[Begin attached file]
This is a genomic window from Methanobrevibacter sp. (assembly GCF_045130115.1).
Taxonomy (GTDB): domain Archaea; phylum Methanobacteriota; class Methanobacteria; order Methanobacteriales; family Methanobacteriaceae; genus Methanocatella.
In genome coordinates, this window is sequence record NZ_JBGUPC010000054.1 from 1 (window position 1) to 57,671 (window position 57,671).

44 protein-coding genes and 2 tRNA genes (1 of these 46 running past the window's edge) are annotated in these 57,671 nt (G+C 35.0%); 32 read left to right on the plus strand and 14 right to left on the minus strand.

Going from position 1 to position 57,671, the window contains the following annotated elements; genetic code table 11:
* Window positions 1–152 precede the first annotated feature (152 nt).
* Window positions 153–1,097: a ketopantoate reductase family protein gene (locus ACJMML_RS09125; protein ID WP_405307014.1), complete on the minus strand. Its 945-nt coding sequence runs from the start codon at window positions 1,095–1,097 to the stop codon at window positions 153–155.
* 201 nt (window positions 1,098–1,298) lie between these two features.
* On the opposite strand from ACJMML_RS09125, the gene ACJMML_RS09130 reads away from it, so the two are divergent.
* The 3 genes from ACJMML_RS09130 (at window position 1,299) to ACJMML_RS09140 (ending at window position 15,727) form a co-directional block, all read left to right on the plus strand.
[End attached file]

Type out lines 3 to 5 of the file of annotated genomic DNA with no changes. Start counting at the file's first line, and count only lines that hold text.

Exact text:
In genome coordinates, this window is sequence record NZ_JBGUPC010000054.1 from 1 (window position 1) to 57,671 (window position 57,671).

44 protein-coding genes and 2 tRNA genes (1 of these 46 running past the window's edge) are annotated in these 57,671 nt (G+C 35.0%); 32 read left to right on the plus strand and 14 right to left on the minus strand.

Going from position 1 to position 57,671, the window contains the following annotated elements; genetic code table 11: